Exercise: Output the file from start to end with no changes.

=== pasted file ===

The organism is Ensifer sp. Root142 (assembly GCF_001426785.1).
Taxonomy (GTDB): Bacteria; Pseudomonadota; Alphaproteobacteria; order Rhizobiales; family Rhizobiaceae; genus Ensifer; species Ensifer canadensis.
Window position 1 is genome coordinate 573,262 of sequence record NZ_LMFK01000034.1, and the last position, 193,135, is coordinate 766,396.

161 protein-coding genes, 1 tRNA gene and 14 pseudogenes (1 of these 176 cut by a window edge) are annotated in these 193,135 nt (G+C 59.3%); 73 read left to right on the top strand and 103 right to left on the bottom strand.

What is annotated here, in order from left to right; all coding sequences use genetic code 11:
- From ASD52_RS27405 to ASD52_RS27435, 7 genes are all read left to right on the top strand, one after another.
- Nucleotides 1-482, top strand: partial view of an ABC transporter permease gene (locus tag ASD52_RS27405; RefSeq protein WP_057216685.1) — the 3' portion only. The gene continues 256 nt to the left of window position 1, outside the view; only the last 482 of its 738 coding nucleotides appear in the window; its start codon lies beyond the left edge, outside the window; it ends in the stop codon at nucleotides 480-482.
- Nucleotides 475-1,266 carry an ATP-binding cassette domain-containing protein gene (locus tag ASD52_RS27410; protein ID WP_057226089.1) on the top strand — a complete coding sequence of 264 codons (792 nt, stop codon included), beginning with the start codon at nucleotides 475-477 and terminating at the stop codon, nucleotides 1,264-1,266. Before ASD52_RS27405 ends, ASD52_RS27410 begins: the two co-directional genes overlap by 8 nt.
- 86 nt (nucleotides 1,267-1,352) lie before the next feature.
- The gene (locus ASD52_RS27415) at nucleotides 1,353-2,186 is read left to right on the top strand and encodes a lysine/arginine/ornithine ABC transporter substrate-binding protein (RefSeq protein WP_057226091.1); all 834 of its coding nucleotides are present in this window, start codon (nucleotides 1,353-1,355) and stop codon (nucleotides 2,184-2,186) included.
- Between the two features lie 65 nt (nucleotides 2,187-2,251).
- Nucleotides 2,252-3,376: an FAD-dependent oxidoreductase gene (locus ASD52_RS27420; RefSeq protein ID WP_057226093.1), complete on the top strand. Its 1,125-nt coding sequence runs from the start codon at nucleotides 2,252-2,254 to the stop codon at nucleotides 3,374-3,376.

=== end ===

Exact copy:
The organism is Ensifer sp. Root142 (assembly GCF_001426785.1).
Taxonomy (GTDB): Bacteria; Pseudomonadota; Alphaproteobacteria; order Rhizobiales; family Rhizobiaceae; genus Ensifer; species Ensifer canadensis.
Window position 1 is genome coordinate 573,262 of sequence record NZ_LMFK01000034.1, and the last position, 193,135, is coordinate 766,396.

161 protein-coding genes, 1 tRNA gene and 14 pseudogenes (1 of these 176 cut by a window edge) are annotated in these 193,135 nt (G+C 59.3%); 73 read left to right on the top strand and 103 right to left on the bottom strand.

What is annotated here, in order from left to right; all coding sequences use genetic code 11:
- From ASD52_RS27405 to ASD52_RS27435, 7 genes are all read left to right on the top strand, one after another.
- Nucleotides 1-482, top strand: partial view of an ABC transporter permease gene (locus tag ASD52_RS27405; RefSeq protein WP_057216685.1) — the 3' portion only. The gene continues 256 nt to the left of window position 1, outside the view; only the last 482 of its 738 coding nucleotides appear in the window; its start codon lies beyond the left edge, outside the window; it ends in the stop codon at nucleotides 480-482.
- Nucleotides 475-1,266 carry an ATP-binding cassette domain-containing protein gene (locus tag ASD52_RS27410; protein ID WP_057226089.1) on the top strand — a complete coding sequence of 264 codons (792 nt, stop codon included), beginning with the start codon at nucleotides 475-477 and terminating at the stop codon, nucleotides 1,264-1,266. Before ASD52_RS27405 ends, ASD52_RS27410 begins: the two co-directional genes overlap by 8 nt.
- 86 nt (nucleotides 1,267-1,352) lie before the next feature.
- The gene (locus ASD52_RS27415) at nucleotides 1,353-2,186 is read left to right on the top strand and encodes a lysine/arginine/ornithine ABC transporter substrate-binding protein (RefSeq protein WP_057226091.1); all 834 of its coding nucleotides are present in this window, start codon (nucleotides 1,353-1,355) and stop codon (nucleotides 2,184-2,186) included.
- Between the two features lie 65 nt (nucleotides 2,187-2,251).
- Nucleotides 2,252-3,376: an FAD-dependent oxidoreductase gene (locus ASD52_RS27420; RefSeq protein ID WP_057226093.1), complete on the top strand. Its 1,125-nt coding sequence runs from the start codon at nucleotides 2,252-2,254 to the stop codon at nucleotides 3,374-3,376.